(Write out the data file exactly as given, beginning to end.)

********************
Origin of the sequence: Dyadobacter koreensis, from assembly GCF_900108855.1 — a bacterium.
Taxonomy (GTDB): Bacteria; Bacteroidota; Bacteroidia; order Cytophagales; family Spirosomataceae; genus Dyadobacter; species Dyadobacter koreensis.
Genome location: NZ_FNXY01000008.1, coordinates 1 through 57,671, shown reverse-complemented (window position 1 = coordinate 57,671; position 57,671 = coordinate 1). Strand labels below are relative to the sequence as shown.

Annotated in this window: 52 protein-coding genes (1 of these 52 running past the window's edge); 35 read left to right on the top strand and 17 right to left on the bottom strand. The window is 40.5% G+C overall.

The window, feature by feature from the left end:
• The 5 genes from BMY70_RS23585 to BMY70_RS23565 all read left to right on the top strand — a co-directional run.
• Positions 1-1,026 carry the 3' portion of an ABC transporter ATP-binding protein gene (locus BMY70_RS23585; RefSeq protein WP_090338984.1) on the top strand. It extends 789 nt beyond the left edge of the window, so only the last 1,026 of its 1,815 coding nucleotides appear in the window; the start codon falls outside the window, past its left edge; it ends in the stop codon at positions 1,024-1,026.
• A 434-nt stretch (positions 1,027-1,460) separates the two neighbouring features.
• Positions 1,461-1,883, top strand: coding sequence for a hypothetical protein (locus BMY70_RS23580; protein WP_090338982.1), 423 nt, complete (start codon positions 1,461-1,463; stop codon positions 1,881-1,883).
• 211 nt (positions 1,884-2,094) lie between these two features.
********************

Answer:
Origin of the sequence: Dyadobacter koreensis, from assembly GCF_900108855.1 — a bacterium.
Taxonomy (GTDB): Bacteria; Bacteroidota; Bacteroidia; order Cytophagales; family Spirosomataceae; genus Dyadobacter; species Dyadobacter koreensis.
Genome location: NZ_FNXY01000008.1, coordinates 1 through 57,671, shown reverse-complemented (window position 1 = coordinate 57,671; position 57,671 = coordinate 1). Strand labels below are relative to the sequence as shown.

Annotated in this window: 52 protein-coding genes (1 of these 52 running past the window's edge); 35 read left to right on the top strand and 17 right to left on the bottom strand. The window is 40.5% G+C overall.

The window, feature by feature from the left end:
• The 5 genes from BMY70_RS23585 to BMY70_RS23565 all read left to right on the top strand — a co-directional run.
• Positions 1-1,026 carry the 3' portion of an ABC transporter ATP-binding protein gene (locus BMY70_RS23585; RefSeq protein WP_090338984.1) on the top strand. It extends 789 nt beyond the left edge of the window, so only the last 1,026 of its 1,815 coding nucleotides appear in the window; the start codon falls outside the window, past its left edge; it ends in the stop codon at positions 1,024-1,026.
• A 434-nt stretch (positions 1,027-1,460) separates the two neighbouring features.
• Positions 1,461-1,883, top strand: coding sequence for a hypothetical protein (locus BMY70_RS23580; protein WP_090338982.1), 423 nt, complete (start codon positions 1,461-1,463; stop codon positions 1,881-1,883).
• 211 nt (positions 1,884-2,094) lie between these two features.